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Old 11-24-2009, 04:03 PM   #1
alaios
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How much disk space is required for a full linux installation?


Hi its the time for me to start partitioning my hard disk. I want to install opensuse with kde gnome and xfce. How much disk space do you think is required for the root partition? (let alone /home and /swap partitions?)
I think that 40Gb are enough to install all the software needed.
What do you think? Perhaps you can write me down how much space your current linux installation reserves
Thanks
 
Old 11-24-2009, 04:15 PM   #2
MS3FGX
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40 GB is way more than what is required. Each distribution is different, but 4 GB is probably the maximum any current distribution is going to take up for a normal install.
 
Old 11-24-2009, 04:18 PM   #3
alaios
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So how much disk space do you think i should allocate for kde,gnome,xfce and other apps i will need in the future?
20GB? or something like that? Whats your /root space partition? How much disk space is currently used on your installation?
 
Old 11-24-2009, 04:20 PM   #4
rweaver
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Quote:
Originally Posted by alaios View Post
Hi its the time for me to start partitioning my hard disk. I want to install opensuse with kde gnome and xfce. How much disk space do you think is required for the root partition? (let alone /home and /swap partitions?)
I think that 40Gb are enough to install all the software needed.
What do you think? Perhaps you can write me down how much space your current linux installation reserves
Thanks
I usually put minimum of about:
swap (<=2g 2x RAM, >2g & <=6g 1x RAM, >6g .5x RAM)
/boot 1g
/tmp 1g
/ 5g
/usr 10g
/var 10g
/home (remainder)

(Keep in mind this is for long term use with a whole lot of stuff installed)
 
Old 11-24-2009, 04:20 PM   #5
MS3FGX
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My root filesystem is 2 GB, but my desktop machine is certainly not what most people would consider normal.

20 GB would be fine, and should give you enough space to experiment with.
 
Old 11-25-2009, 03:59 AM   #6
salasi
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Quote:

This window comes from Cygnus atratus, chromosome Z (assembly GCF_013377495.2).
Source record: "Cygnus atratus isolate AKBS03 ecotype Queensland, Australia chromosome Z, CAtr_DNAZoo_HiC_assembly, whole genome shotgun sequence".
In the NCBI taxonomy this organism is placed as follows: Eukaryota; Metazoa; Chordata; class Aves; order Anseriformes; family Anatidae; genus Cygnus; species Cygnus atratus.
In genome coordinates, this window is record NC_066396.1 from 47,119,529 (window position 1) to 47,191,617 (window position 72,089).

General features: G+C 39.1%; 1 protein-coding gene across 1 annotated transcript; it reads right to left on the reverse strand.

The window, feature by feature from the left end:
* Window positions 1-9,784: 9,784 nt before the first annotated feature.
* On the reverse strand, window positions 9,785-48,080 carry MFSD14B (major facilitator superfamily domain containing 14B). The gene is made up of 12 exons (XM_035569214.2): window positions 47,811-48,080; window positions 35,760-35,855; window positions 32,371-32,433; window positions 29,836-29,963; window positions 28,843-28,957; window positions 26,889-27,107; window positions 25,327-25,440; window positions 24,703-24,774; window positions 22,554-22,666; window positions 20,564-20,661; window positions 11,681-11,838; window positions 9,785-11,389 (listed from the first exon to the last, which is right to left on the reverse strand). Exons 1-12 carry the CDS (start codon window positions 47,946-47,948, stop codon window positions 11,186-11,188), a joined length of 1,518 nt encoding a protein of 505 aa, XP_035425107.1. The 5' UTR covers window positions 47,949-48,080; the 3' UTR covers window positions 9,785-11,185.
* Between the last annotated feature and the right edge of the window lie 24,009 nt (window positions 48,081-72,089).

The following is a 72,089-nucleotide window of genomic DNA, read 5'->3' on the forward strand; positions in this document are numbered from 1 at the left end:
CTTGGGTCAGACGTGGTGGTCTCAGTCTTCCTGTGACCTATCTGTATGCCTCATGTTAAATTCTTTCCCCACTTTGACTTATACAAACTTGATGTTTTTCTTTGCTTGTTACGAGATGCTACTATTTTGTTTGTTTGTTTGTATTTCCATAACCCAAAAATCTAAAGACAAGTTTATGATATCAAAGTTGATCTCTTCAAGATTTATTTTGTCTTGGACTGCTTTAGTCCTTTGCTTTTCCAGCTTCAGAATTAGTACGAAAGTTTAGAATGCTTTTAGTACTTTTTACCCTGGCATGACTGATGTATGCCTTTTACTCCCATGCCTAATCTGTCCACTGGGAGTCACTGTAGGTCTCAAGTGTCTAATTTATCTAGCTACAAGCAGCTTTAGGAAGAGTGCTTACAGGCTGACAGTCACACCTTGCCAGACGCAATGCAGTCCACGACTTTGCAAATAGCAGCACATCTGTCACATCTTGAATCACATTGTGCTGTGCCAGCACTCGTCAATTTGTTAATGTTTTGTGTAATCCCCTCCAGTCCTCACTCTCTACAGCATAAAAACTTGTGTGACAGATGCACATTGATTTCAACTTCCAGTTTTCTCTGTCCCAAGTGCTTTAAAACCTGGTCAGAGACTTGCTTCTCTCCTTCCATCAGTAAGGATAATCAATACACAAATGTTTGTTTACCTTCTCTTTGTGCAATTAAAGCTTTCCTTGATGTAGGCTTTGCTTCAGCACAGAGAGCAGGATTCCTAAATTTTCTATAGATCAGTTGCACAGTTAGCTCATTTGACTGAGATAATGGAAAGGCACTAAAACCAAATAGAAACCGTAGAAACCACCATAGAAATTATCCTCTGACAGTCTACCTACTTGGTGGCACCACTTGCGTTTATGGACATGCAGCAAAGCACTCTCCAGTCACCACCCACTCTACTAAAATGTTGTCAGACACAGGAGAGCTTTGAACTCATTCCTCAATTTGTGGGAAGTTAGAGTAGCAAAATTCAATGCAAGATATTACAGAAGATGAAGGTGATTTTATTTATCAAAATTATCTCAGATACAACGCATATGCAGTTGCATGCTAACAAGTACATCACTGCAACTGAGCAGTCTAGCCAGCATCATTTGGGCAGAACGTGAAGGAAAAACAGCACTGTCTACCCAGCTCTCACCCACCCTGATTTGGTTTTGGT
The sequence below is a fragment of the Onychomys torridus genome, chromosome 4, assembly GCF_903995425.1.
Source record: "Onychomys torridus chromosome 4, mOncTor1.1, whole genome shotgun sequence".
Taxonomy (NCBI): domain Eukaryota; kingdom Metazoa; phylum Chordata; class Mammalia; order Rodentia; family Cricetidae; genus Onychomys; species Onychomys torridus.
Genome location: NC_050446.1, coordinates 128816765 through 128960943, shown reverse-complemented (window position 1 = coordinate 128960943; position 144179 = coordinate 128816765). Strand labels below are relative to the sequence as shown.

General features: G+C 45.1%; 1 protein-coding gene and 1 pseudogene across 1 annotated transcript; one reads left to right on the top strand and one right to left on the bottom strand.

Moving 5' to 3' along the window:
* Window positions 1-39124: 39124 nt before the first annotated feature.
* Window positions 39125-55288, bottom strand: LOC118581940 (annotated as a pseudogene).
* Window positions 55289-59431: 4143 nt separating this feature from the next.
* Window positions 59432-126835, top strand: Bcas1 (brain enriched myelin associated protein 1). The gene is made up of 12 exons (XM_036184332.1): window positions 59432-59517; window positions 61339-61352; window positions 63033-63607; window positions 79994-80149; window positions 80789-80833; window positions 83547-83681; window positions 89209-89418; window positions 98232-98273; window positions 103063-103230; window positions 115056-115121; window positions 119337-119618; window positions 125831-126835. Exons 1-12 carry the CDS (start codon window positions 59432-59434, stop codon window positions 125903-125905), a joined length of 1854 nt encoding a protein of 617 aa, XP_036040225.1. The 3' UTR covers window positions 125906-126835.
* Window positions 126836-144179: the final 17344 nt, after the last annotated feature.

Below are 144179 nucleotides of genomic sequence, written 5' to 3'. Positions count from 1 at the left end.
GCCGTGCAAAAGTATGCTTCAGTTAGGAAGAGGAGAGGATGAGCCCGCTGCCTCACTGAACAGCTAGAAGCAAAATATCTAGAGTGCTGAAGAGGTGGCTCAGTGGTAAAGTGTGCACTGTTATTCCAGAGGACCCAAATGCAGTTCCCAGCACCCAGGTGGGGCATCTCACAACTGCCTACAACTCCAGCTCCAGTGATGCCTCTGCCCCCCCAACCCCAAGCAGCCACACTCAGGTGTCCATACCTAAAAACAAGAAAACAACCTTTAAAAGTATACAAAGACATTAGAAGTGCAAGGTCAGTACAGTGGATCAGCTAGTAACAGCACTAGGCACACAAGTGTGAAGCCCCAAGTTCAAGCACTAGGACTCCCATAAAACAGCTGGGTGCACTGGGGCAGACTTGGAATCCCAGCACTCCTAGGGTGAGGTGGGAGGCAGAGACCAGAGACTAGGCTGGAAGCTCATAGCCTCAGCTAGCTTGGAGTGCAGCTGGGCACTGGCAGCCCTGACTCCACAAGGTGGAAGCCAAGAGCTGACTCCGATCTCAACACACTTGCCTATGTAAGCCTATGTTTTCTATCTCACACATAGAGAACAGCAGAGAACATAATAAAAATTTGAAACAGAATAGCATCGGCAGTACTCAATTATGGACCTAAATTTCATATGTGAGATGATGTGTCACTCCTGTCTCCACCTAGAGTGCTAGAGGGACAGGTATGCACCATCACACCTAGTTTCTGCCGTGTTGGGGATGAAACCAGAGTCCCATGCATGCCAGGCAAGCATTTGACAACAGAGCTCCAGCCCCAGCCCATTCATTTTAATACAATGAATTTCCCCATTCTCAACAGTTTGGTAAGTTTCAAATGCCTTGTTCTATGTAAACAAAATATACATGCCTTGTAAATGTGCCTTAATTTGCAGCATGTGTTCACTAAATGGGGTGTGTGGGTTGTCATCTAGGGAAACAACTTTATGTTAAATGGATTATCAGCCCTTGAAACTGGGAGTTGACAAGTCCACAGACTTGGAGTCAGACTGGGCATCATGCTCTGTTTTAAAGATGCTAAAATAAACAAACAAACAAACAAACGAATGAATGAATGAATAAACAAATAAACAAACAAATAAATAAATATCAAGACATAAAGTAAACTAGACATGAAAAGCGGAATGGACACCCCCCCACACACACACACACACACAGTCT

Originally Posted by alaios View Post
How much disk space do you think is required for the root partition?
...probably 5+ G for a small-ish install at one end and 20G should do it, even if you go mad installing pretty much everything that you can find in the normal repos. Anything in between, somewhere in between.

Quote:
(let alone /home and /swap partitions?)
/home, enough for your files (way bigger than I use, if you have lots of media files...)
/swap - depending on ram; the more ram you have the less swap you need for normal operations (which is in direct opposition to the normal rule of thumb), probably at least equal to ram if you want suspend to ram to work, and always at least 1/2 G to ensure that if stuff goes wrong, the failure is graceful and you have a chance to recover.

Quote:
I think that 40Gb are enough to install all the software needed.
Well, that depends on what you mean by 'the software needed', but I don't think you are going to find 40G in any way constricting, and 20G will probably be more than adequate.

If you have a big enough disk, always allow a bit more space than you think that you need. It only really becomes a problem if you don't have enough disk space, and in that case, always use the simplest partition system that you think that you can.
 
Old 11-25-2009, 06:31 AM   #7
Wim Sturkenboom
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After 3 years Ubuntu I have now used 4.3GB of my 20GB root partition; I think it grew from around 3.0GB (or maybe 3.5GB).

I have used 17GB in my home partition(s), mostly jpegs and some music.

For a desktop a swap of 2x memory with a limit of 1GB should be enough.
 
Old 11-25-2009, 06:31 AM   #8
Wim Sturkenboom
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After 3 years Ubuntu I have now used 4.3GB of my 20GB root partition; I think it grew from around 3.0GB (or maybe 3.5GB), mostly because of development stuff that I did install.

I have used 17GB in my home partition(s), mostly jpegs and some music.

For a desktop a swap of 2x memory with a limit of 1GB should be enough.
 
Old 11-25-2009, 10:07 AM   #9
onebuck